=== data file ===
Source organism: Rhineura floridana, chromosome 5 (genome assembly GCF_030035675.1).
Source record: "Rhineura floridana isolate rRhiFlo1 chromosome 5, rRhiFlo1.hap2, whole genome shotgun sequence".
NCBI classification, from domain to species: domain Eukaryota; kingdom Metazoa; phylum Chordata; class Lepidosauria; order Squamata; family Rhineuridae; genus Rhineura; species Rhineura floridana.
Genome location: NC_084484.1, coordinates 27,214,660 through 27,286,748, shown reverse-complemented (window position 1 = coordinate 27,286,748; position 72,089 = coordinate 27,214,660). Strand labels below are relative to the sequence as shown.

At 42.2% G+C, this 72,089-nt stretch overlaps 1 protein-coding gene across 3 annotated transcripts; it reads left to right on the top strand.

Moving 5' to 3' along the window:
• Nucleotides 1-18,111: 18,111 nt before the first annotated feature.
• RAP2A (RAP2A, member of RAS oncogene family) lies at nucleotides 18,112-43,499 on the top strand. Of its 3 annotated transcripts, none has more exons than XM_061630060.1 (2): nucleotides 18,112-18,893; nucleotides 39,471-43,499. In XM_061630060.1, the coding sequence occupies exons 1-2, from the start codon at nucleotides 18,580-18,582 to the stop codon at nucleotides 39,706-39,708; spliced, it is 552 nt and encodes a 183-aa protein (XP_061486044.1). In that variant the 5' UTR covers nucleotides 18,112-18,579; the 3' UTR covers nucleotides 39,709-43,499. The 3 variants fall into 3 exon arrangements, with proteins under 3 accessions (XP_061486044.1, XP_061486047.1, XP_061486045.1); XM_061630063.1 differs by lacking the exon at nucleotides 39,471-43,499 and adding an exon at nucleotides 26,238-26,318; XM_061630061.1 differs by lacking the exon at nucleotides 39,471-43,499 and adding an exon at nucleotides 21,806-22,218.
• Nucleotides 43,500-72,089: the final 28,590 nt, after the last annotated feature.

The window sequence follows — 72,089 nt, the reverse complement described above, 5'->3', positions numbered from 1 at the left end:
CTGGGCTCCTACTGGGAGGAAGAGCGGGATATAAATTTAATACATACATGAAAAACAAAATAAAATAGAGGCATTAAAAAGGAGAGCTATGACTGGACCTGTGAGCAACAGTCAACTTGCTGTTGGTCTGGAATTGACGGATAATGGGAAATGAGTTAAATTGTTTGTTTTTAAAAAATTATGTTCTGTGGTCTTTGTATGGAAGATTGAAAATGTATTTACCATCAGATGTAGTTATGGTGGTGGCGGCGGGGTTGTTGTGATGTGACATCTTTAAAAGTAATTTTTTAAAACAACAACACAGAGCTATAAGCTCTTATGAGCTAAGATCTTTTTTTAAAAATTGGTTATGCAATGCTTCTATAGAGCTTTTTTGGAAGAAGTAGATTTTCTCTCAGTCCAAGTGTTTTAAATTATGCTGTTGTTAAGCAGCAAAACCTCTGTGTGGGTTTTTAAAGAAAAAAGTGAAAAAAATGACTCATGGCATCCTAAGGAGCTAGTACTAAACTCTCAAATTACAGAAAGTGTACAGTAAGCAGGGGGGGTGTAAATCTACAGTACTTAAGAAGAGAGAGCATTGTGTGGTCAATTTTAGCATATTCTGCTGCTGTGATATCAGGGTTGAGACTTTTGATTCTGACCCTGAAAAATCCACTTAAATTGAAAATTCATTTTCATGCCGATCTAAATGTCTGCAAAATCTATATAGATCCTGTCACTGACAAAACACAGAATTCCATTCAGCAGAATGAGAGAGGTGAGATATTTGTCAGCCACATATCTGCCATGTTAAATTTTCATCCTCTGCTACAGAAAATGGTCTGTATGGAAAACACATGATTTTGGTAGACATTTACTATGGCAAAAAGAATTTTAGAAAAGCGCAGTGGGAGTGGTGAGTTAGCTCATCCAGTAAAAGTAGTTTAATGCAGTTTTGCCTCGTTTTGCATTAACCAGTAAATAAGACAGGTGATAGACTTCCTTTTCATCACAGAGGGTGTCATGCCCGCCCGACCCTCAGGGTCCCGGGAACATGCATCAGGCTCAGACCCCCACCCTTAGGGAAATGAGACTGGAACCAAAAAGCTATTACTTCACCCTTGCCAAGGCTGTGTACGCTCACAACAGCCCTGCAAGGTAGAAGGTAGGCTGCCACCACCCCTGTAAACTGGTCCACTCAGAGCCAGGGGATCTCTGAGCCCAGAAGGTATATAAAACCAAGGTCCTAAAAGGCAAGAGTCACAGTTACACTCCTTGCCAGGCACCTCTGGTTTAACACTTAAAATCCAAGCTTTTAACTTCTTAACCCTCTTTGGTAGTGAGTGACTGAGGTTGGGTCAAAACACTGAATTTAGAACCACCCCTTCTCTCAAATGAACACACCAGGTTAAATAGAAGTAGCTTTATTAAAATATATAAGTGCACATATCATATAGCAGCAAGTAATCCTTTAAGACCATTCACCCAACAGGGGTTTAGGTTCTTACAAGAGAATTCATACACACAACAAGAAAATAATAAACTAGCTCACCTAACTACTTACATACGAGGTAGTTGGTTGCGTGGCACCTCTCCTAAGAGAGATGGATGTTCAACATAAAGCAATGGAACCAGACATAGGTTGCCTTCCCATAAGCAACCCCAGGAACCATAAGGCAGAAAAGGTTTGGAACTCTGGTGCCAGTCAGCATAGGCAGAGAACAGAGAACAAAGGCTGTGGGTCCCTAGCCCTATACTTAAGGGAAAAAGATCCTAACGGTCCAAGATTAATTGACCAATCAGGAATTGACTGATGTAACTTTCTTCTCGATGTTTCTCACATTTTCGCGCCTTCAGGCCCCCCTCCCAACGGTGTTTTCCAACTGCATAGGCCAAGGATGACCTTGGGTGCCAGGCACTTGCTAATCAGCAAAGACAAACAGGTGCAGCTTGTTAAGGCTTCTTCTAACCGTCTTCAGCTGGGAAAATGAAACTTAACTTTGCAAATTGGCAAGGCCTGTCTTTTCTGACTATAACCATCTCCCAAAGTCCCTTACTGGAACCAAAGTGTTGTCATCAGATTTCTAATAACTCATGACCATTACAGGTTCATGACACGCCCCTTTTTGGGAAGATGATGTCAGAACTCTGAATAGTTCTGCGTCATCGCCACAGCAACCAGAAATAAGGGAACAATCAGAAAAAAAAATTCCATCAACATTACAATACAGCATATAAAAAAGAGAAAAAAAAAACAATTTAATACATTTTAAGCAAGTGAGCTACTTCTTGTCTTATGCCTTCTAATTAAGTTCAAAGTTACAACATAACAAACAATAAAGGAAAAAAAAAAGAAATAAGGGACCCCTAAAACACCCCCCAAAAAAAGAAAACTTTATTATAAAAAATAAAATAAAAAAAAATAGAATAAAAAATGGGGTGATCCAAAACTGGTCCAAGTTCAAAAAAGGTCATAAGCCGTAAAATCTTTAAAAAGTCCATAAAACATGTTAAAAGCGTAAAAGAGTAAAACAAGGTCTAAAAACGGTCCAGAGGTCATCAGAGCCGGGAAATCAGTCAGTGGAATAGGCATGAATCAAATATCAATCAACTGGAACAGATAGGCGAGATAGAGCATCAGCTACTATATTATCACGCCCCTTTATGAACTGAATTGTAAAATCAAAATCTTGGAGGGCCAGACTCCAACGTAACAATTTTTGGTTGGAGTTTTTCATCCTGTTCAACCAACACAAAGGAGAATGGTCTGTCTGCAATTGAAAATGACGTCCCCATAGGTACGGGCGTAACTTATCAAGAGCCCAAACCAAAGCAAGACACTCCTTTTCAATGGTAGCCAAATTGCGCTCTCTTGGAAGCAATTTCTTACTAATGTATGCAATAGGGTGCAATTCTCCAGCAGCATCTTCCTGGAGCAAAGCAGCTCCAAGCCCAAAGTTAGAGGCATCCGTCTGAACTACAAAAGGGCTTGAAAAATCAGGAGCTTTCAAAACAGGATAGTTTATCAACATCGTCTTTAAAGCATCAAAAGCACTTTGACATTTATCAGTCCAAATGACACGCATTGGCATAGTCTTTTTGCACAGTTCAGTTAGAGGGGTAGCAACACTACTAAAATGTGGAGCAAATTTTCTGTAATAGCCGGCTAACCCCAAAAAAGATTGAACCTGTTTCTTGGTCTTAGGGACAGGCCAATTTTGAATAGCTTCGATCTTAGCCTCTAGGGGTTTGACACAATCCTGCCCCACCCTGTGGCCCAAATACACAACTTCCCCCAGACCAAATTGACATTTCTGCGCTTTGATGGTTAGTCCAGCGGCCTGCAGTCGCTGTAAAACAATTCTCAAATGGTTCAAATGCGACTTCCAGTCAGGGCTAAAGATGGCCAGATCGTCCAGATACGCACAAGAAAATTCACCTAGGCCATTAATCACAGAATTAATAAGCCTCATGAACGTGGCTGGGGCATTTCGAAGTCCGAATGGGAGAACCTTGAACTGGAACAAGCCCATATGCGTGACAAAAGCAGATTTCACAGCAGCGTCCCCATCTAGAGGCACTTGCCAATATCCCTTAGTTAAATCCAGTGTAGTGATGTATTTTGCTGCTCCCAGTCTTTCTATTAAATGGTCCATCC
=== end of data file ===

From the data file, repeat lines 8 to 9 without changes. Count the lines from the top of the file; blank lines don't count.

• RAP2A (RAP2A, member of RAS oncogene family) lies at nucleotides 18,112-43,499 on the top strand. Of its 3 annotated transcripts, none has more exons than XM_061630060.1 (2): nucleotides 18,112-18,893; nucleotides 39,471-43,499. In XM_061630060.1, the coding sequence occupies exons 1-2, from the start codon at nucleotides 18,580-18,582 to the stop codon at nucleotides 39,706-39,708; spliced, it is 552 nt and encodes a 183-aa protein (XP_061486044.1). In that variant the 5' UTR covers nucleotides 18,112-18,579; the 3' UTR covers nucleotides 39,709-43,499. The 3 variants fall into 3 exon arrangements, with proteins under 3 accessions (XP_061486044.1, XP_061486047.1, XP_061486045.1); XM_061630063.1 differs by lacking the exon at nucleotides 39,471-43,499 and adding an exon at nucleotides 26,238-26,318; XM_061630061.1 differs by lacking the exon at nucleotides 39,471-43,499 and adding an exon at nucleotides 21,806-22,218.
• Nucleotides 43,500-72,089: the final 28,590 nt, after the last annotated feature.